Tag Archives: Book review

Book Review: You’re Here! – by Karla Oceanak

 

 

 

 

 

 

 

Book: You're Here!
Author: Karla Oceanak
Illustrator: Julie Rowan-Zoch
Publisher: Bailiwick Press
Date: October 7, 2014
Genre: children's board book, year-by-year series 
Pages: 16
Price: $7.99
My rating: sweet story for baby and the whole family

You’re Here! by Karla Oceanak is a little board book heralding the arrival of a long-awaited new baby. Illustrated in subtle hues by Julie Rowan-Zoch, it is gentle and pleasing to the eye.

In only sixteen pages of a book made small enough for little hands to manage well, Baby is told how special his/her arrival is to the family. Baby’s milestone events are noted, such as first smile, first tooth, first time to crawl, and so on throughout the first year of Baby’s life. Presented in an endearing way, You’re Here! shows how much Baby has already grown, or will develop.

For other young children in the family, Julie Rowan-Zoch‘s illustrations in You’re Here! are sweet and fun to help them understand and recognize how their new sibling will change and grow just as they did.

You’re Here! by Karla Oceanak is ideal as a baby shower gift for the expected birth of a baby. At the end of the story, the parents express their joy in being selected by Baby, which also makes it a very suitable book for the adopted child.

You can find You’re Here! by Karla Oceanak on my BUY THE BOOK page. I also post my reviews on Goodreads, and when available on Amazon.com, Amazon.ca, and Chapters.Indigo.

Your comments are greatly appreciated by authors, illustrators, and this blogger.

Thanks for reading, and … Creative Musings!  🙂

 

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Book Review: Mae and the Moon – by Jami Gigot

 

 

 

 

 

Book: Mae and the Moon
Author-Illustrator: Jami Gigot
Publisher: Ripple Grove Press
Date: September 8, 2015
Genre: children's picture book; age 5-7; gr K-2
Pages: 36
Price: $16.99
My rating: A beautiful way to introduce children to 
the wonders of the moon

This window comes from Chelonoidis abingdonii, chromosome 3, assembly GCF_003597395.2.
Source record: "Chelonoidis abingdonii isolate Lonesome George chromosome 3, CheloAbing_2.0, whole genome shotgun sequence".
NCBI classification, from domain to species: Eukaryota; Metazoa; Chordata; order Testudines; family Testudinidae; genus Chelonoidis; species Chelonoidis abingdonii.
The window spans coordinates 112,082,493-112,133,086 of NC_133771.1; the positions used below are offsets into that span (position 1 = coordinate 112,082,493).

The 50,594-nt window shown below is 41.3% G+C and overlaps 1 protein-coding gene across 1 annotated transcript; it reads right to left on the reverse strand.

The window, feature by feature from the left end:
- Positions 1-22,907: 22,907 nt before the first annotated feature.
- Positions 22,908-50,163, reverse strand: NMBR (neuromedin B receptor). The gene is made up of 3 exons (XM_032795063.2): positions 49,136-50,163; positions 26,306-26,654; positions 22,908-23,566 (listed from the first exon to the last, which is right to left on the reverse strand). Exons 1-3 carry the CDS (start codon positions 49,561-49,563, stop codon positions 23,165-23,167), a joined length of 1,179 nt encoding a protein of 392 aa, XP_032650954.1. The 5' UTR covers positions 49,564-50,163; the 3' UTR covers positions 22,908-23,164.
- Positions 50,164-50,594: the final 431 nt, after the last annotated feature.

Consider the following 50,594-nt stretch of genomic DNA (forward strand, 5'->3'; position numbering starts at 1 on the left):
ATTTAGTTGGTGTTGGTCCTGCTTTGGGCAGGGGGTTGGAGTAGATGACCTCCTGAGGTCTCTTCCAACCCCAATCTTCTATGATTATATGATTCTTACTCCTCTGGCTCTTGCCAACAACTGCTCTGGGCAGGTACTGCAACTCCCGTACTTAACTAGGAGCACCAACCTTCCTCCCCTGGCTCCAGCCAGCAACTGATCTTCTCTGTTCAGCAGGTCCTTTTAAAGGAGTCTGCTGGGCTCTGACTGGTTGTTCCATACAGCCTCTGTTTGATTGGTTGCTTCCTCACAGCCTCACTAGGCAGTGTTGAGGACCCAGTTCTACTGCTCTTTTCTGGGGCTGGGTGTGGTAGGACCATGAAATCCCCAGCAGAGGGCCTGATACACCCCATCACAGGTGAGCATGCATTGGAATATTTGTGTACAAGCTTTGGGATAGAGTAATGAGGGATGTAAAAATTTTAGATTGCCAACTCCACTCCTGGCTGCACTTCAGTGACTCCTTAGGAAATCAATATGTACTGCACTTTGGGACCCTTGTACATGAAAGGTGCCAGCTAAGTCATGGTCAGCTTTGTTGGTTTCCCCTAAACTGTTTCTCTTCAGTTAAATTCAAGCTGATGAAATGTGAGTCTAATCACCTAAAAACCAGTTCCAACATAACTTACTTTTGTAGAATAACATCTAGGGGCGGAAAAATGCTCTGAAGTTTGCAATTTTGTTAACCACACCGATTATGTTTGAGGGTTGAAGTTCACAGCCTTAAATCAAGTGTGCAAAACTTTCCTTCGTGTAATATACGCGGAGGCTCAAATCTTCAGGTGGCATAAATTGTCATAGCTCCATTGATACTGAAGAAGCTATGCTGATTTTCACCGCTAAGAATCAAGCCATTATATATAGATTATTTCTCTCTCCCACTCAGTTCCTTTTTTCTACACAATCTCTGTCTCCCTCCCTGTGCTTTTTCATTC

Mae and the Moon, written and illustrated by Jami Gigot, is a beautiful way to introduce children to the wonders of the moon.

Mae is a little girl who discovered the moon seems to be following her. Mae likes that because she really enjoys playing in the early evening when the moon is brightest. (If you look at the wonderful illustrations you will notice Mae is never far from her family, and her evening strolls are with her father, mother, little brother, and her dog who is always close.)

Mae and the moon like to play hide-and-seek, until one night the moon disappears entirely! Mae is quite upset and wonders if it will ever come back. When her mother tells her that even the moon needs to rest, Mae can’t wait for its return. She gets her dad to help her build a rocketship out of cardboard boxes, and her imagination takes her on a search into the starry sky to find the moon. Right when she imagines being able to hug the moon her dad says it’s time to come in. Then Mae makes another discovery!

Mae and the Moon will inspire curiosity about the moon’s phases as children read about Mae and her love of the moon. The illustrations are enjoyable, with only two pages showing Mae in the daytime when she can’t see the moon – when she’s busily planning her excursion to find it.

Young children will learn that the moon goes through phases to where it is only a sliver of light in the sky before it disappears until the new phase begins. On the inside of the back cover Jami has the phases illustrated, which will help children figure out what phase the moon is in – if they are in an area where city lights don’t inhibit that wondrous experience. This is a beautiful book to read over and over with many details to find. 

You can find Mae and the Moon by Jami Gigot on my BUY THE BOOK page. I also post my reviews on Goodreads, and when available on Amazon.com, Amazon.ca, and Chapters.Indigo.